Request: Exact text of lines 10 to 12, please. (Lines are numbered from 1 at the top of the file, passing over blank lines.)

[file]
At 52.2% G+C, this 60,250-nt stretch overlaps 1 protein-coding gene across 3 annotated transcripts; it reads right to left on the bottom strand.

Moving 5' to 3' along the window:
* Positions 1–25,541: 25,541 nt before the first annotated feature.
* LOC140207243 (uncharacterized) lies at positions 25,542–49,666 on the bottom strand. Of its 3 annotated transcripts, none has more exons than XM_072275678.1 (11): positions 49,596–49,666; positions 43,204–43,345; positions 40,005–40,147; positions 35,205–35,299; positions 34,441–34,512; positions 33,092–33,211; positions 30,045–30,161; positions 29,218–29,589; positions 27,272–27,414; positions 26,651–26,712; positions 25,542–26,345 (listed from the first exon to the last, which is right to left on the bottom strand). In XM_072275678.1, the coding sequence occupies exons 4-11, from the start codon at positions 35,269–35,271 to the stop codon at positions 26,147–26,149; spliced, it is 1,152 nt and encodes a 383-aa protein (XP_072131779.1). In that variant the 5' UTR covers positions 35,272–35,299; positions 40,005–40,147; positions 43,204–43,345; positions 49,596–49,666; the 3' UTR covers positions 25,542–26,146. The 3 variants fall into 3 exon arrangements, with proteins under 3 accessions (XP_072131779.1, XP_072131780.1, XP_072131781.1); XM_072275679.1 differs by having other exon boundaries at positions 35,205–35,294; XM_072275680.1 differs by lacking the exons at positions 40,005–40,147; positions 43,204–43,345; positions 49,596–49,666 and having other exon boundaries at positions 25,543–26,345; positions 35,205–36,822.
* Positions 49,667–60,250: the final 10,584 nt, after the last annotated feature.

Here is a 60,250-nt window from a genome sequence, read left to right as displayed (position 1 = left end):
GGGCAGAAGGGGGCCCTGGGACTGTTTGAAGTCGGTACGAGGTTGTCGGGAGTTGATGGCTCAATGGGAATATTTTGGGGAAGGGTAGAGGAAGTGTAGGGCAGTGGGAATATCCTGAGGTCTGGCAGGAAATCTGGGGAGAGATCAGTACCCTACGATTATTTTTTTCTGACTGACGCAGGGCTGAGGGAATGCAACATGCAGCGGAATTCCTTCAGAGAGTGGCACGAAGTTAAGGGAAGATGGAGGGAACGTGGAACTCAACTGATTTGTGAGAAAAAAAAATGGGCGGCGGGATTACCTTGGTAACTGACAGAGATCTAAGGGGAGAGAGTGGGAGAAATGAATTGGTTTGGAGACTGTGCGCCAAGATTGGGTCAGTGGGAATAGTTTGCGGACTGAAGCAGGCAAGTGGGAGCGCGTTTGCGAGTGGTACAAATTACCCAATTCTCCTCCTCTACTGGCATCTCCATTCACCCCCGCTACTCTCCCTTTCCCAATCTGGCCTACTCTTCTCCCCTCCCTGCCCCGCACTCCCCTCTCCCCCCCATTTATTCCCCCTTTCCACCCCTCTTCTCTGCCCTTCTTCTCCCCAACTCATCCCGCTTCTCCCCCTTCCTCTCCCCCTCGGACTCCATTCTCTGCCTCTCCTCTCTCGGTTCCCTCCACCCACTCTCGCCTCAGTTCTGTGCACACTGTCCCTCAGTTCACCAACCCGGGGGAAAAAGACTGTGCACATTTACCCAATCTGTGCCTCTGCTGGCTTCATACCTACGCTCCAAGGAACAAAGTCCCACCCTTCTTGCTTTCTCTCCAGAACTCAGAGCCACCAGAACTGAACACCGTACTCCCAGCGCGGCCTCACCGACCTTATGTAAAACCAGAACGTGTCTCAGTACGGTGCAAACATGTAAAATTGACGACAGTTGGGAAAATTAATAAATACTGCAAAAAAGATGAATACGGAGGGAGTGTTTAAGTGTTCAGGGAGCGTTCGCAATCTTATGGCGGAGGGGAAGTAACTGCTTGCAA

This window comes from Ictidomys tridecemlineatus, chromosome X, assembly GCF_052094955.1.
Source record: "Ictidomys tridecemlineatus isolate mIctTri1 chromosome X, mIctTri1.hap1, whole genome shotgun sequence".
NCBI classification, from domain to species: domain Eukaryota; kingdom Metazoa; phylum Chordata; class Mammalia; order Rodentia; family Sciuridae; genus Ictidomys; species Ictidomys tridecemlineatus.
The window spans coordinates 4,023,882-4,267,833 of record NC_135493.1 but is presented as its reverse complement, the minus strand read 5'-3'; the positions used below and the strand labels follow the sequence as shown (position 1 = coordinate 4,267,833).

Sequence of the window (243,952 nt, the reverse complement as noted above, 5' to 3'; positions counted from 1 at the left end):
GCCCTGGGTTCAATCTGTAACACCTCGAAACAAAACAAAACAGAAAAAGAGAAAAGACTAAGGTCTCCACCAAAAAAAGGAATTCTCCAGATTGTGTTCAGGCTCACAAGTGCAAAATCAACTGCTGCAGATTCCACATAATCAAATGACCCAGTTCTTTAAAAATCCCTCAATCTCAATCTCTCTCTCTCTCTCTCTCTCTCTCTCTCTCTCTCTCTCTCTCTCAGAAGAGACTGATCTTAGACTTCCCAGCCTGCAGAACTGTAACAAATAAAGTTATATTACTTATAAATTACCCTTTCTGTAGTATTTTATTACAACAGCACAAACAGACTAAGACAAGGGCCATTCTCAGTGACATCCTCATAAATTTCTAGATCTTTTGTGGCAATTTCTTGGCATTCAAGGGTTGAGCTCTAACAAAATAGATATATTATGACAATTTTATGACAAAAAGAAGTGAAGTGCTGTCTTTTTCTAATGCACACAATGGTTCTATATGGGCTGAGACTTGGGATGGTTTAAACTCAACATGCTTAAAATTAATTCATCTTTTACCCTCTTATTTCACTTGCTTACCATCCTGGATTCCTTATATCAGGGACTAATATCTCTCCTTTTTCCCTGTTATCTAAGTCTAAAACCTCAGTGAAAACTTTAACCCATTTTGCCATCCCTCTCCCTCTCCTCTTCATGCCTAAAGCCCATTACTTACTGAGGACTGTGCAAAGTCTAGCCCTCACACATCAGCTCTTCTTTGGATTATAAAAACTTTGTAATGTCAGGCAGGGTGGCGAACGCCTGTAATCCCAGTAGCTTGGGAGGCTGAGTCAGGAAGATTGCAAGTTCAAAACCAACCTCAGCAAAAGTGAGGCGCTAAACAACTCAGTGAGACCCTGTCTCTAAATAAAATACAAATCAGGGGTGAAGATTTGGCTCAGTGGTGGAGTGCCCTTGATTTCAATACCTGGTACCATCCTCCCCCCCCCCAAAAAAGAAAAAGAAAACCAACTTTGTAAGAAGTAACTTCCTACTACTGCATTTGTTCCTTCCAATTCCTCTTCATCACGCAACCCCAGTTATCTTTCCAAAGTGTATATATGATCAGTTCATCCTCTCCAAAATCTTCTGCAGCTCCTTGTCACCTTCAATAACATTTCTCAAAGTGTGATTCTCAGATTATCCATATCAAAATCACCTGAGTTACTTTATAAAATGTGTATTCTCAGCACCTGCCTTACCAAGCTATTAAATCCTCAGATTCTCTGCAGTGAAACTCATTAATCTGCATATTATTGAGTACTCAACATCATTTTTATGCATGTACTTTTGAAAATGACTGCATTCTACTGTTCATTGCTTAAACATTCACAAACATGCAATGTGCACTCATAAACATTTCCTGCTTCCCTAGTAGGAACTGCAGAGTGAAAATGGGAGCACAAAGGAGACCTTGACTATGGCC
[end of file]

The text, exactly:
NCBI classification, from domain to species: domain Eukaryota; kingdom Metazoa; phylum Chordata; class Mammalia; order Rodentia; family Sciuridae; genus Ictidomys; species Ictidomys tridecemlineatus.
The window spans coordinates 4,023,882-4,267,833 of record NC_135493.1 but is presented as its reverse complement, the minus strand read 5'-3'; the positions used below and the strand labels follow the sequence as shown (position 1 = coordinate 4,267,833).

Sequence of the window (243,952 nt, the reverse complement as noted above, 5' to 3'; positions counted from 1 at the left end):